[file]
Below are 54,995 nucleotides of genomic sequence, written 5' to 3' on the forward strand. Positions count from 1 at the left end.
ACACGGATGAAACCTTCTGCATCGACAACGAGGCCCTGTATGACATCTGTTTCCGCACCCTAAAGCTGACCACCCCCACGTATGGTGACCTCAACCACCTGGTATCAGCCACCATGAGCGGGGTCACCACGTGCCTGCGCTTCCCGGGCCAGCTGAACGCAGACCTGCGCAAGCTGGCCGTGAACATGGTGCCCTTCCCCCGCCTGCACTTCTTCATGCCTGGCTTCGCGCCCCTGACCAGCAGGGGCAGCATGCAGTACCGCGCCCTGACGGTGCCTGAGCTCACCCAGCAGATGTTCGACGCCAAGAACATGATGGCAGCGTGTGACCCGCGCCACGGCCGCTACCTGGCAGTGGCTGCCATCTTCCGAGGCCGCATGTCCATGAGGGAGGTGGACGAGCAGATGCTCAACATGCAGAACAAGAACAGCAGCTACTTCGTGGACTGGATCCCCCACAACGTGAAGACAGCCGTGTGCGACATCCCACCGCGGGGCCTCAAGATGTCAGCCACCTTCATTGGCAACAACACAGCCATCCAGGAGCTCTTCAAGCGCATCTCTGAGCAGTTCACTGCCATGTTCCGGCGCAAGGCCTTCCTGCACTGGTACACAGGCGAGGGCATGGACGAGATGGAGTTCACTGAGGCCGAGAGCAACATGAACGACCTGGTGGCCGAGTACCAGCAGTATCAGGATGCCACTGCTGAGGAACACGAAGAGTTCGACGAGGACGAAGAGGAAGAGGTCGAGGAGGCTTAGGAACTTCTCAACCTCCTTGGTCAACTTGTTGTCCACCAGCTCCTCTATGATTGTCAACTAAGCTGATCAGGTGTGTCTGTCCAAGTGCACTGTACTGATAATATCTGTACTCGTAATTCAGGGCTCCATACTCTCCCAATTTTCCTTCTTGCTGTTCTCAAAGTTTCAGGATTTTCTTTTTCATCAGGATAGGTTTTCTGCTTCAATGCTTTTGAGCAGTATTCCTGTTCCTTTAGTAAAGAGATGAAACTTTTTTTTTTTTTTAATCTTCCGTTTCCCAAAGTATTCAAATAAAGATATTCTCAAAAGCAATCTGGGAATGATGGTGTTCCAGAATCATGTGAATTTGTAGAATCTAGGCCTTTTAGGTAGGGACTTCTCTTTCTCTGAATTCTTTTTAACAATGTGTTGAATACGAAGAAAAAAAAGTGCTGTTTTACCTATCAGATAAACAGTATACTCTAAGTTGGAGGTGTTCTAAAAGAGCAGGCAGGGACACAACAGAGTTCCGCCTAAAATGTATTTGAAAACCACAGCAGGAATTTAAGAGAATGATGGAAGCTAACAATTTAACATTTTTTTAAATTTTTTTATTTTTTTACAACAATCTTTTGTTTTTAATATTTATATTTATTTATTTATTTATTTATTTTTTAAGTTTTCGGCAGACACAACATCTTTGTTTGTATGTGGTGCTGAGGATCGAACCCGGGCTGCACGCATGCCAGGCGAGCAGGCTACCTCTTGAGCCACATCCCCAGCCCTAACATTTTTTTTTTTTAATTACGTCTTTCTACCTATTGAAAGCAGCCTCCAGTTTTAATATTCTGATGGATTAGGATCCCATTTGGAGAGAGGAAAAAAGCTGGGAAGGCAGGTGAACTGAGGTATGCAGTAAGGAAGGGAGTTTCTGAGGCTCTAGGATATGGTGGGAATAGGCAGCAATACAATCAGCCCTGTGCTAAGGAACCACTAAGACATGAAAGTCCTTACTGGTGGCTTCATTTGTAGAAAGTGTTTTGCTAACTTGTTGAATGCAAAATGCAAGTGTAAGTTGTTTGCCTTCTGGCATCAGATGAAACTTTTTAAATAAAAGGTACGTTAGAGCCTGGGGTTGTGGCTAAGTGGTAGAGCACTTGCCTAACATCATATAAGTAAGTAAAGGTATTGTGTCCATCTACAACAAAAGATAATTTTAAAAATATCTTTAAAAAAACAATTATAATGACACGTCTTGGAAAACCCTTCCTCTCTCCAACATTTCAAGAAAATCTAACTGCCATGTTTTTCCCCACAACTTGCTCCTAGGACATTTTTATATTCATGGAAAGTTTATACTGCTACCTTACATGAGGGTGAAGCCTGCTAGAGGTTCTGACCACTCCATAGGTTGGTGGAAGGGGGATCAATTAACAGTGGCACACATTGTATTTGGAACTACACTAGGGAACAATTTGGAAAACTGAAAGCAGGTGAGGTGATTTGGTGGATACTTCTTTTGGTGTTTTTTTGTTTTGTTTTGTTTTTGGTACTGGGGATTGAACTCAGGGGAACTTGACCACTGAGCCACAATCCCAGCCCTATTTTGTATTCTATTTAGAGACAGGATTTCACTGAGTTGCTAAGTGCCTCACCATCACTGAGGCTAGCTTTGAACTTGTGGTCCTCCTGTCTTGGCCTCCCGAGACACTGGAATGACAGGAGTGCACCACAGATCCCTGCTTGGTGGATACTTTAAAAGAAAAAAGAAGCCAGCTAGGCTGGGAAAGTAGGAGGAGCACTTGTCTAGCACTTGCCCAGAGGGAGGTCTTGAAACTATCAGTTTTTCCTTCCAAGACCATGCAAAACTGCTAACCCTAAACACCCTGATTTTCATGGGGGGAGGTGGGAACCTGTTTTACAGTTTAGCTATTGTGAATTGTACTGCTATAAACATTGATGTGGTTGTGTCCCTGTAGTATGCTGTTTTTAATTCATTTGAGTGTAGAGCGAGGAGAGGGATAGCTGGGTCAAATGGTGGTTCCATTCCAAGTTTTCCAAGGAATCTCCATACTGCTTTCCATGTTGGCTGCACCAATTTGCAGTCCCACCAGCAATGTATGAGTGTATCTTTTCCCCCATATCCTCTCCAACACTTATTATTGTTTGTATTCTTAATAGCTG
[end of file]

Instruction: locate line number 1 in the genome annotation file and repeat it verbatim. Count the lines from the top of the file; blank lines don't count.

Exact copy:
Below are 54,995 nucleotides of genomic sequence, written 5' to 3' on the forward strand. Positions count from 1 at the left end.